Blogging Beats Podcasts (for me)

Today is a Snow Day in G-Town, much to the delight of our teachers and students. I’m still required to work, but I love snow days as much as the next person. Why? I get a full workday, without interruption, to accomplish any project I would like. I try to get to things I don’t normally have an opportunity to work on.

This morning, I’ve been listening to my first podcasts over at edtechlive. As tech savvy as I’m becoming (thanks to Will Richardson for the reference in his article in this month’s issue of NAESP’s Principal magazine), I’m honestly not always out there trying new technologies.

In an effort to continue learning, I really listened to Chris Lehmann and Will Richardson’s podcasts. Hate to say what others so often do, but I never have taken the time (note I didn’t say that I don’t have the time) to listen or watch. I also watched Robert Scoble’s PodTech video interview with Bill Gates.

Here’s the thing. I don’t think this format works for me. I was cleaning out files while I listened. That doesn’t take a lot of thought. And I wasn’t as engaged as when I’m reading. I also wasn’t really reflecting. Maybe it’s me. I seldom watch TV and could live without the radio. I’m a voracious reader and that must be why blogging works so well for me.

Naturally, my next thought is about learning. If I were still a classroom teacher, I would most likely use blogging in the classroom much more than podcasts or video interviews. That wouldn’t be as helpful to all of the learners in the classroom who get more from audio or video. Once again, seventeen years into education I’m realizing that it’s important to mix it up in the classroom, using a variety of instructional strategies.

Here’s where my thought has evolved and this is the thing that’s different about my thinking based on what I’ve learned through blogging. Instead of teachers directing the different kinds of learning, with all students being subjected to all strategies, connecting with some while their classmates connect more with others—we need to give our students opportunities for creative collaboration where they get to learn in whatever ways work for them. I know it’s being said a lot in the edublogging communities, but it’s about allowing our students to own their own learning with access to the wide, wonderful web with whatever format works best for them.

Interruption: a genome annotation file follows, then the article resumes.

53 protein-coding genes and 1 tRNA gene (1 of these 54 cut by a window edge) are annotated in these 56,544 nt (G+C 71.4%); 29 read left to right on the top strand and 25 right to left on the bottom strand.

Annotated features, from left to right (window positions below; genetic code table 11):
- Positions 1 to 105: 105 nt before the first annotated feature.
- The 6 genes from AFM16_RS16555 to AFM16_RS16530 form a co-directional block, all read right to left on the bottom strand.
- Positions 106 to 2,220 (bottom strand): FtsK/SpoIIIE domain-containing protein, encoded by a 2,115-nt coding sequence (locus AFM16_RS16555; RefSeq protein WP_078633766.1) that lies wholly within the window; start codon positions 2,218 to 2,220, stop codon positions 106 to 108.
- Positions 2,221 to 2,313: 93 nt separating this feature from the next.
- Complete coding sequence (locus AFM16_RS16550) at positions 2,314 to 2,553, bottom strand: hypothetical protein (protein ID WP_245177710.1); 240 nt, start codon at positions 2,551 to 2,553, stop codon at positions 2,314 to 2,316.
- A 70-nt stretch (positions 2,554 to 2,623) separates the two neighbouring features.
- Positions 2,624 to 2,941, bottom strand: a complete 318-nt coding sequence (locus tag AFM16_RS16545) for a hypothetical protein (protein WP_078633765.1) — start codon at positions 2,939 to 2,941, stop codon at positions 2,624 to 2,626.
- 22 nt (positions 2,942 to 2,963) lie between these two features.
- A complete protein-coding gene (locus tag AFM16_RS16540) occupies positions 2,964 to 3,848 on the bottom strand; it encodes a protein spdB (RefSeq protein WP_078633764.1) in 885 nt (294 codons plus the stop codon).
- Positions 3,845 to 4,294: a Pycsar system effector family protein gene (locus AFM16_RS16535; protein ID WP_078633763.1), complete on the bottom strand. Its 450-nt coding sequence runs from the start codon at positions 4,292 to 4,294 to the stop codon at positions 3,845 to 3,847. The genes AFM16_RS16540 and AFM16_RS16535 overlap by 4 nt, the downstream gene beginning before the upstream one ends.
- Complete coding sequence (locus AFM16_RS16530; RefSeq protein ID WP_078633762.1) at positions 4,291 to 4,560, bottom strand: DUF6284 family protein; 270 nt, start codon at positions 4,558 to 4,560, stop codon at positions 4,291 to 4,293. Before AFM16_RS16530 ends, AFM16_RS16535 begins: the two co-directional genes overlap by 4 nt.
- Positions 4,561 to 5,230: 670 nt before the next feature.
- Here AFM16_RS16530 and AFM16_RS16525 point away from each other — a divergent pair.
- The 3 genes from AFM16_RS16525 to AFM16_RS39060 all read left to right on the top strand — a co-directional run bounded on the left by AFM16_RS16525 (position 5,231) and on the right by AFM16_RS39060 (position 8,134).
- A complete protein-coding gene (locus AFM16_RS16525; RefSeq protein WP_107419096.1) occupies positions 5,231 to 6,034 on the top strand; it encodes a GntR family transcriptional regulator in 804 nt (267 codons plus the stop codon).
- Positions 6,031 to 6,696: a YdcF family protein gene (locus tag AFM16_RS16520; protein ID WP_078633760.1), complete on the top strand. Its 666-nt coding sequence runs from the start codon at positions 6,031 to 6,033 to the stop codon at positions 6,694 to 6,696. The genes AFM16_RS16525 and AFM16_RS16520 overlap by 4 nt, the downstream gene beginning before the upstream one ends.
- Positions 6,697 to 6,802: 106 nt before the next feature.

Can I say again how thankful I am that I started reading and learning online, which has allowed me to evolve into a better teacher and administrator? I keep hearing and reading that it takes getting school leaders involved to make a difference in schools. As a high school principal, I can say with experience that I do have the power, and the responsibility, to make a real difference for our students. As do my colleagues.

  1. It’s kind of amusing, since I’m a librarian, but I find I have a terrible time listening to audiobooks.

    Blogging is definitely more my niche. However, I got an iPod for Christmas(yeah!) and the wonderful thing I have discovered is using it to create my own radio station in the car. I seem to have no trouble listening to shorter podcast stories while in the car and I have found a lot of fascinating podcasts. The other thing I’m enjoying is it helps me stay enthused but I don’t have to read.

    In my job, some days I get so tired from skimming so many articles or reading email online that it is nice to learn something new while listening instead of having to use my eyes.

    And I also like that I can subscribe to podcasts of interest and they come to me–I don’t have to seek them out.

    I have to confess though, I didn’t feel this way about podcasts until I had a way to make them portable. That has made the difference in their usefulness to me!

  2. So much of the news can be read and even watched online now. Many times when I lookup information online, I am given a choice of reading the article online OR watching a news clip containing similar information. I almost always chose to read the article rather than watch the news clip. My husband, on the other hand, always chooses the news clip. He is a visual learner; I like text. I just don’t get as much from the news clip……..I like to read the words and reflect on the message behind them.

    Every learner is different. This is why we can’t expect all students to learn using the same methods. Not all students are going to be interested in blogging. Others won’t want to listen to podcasts. I think giving students options for how they complete their assingments is the best way to resolve this. As long as they learn the content, and they can prove they learned it in a valid way, it shouldn’t matter the format in which it is delivered.

  3. Podcasts have their place. For people with a commute they bring the beauty of blogs to those whose eyes are busy with other things like driving. I have found them useful for recording class so students can listen who miss class for sports.

  4. I agree – I can’t do books on tape either!

    BUT I love what Cool Cat Teacher is doing over at her blog. She is recording and podcasting her classes so that students have access to class discussions. Link here.

    If I had this in high school, or if I had access to it as a teacher, I really think that it might have made a world of difference. I don’t learn this way – but I respect that lots of kids do and I always wanted to make sure that everyone had access to my content area.

    I’ve been playing with podcasting and not sure how I would use it in my world – so blogging trumps podcasting for me too – at least for the moment!!

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